Interviews were done with Alexey Ivanov(Evil Martians), at a conference talking about the internal structure of the webpack bundle. And as a person who actively climbed inside the webpack, we asked, among other things: “But did you get the feeling“ well, it’s all right, you should do it like that ”, and if so, I’d like to change first of all? ”Alexey replied that the sensation, of course, arose, and most of all was caused by the CSS loader: they say, now he does too much, and even the creators of webpack recognize this.



    In general, the words "setting webpack" are associated with many unpleasant and at the same time inevitable procedures. But Alexey Zolotykh, who compared ECMAScript, TypeScript and Dart in his report, noted that at least one way to avoid this pain exists: “There are many different build tools for ECMAScript / TypeScript, the only problem is that they are all difficult to configure. And Dart is simple: he has Pub, and he is out of the box. " In the case of package managers, the situation turned out to be similar - a single “boxed” version of Dart against a number of available options for ECMAScript and TypeScript, where even npm ceased to be an unambiguous standard with the advent of Yarn.



    In addition to the three languages ​​listed, front-end vendors have recently added another option. Bay Bashorov(JetBrains) spoke at HolyJS about using Kotlin in the frontend, and those who knew the Java world could experience deja vu in his talk. A couple of years ago, at Java and Android conferences, one could hear “introductory” reports about Kotlin: “there is such a young Java-compatible language that you might like more than Java, and here are its main features like nullability”. Time passed, the language gained momentum in the Java ecosystem, a lot of developers using it appeared, and conversations moved from “it exists” to a discussion of narrower and more specific issues - such as the implementation of coroutine.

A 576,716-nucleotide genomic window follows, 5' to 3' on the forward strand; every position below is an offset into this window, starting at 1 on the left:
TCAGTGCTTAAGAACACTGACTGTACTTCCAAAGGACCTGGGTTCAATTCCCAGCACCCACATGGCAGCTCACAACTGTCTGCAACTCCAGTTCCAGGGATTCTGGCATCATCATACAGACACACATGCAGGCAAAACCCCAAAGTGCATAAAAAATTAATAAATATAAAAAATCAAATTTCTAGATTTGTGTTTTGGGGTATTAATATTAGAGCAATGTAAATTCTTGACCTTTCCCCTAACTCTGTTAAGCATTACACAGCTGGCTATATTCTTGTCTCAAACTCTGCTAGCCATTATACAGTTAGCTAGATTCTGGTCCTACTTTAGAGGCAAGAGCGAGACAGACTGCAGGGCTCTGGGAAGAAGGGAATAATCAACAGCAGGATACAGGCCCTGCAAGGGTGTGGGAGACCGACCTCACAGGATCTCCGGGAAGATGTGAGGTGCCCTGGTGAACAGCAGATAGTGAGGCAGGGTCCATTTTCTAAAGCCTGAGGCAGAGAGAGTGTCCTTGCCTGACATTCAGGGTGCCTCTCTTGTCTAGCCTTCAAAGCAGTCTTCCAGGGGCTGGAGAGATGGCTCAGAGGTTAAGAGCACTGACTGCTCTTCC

And with the recent release of Kotlin 1.1, where JavaScript compilation appeared, the story took a new turn: now javascripts listened on HolyJS about the main features of a promising young language that they can use. Will JetBrains perform equally well in the new territory? Will it turn out that at HolyJS 2019 they will already be sorting out specific details for viewers who are actively using the language in production? It is impossible to guarantee, but so far we can confidently say the following: many spectators gathered to listen about Kotlin on HolyJS, so there is a clear interest in the language.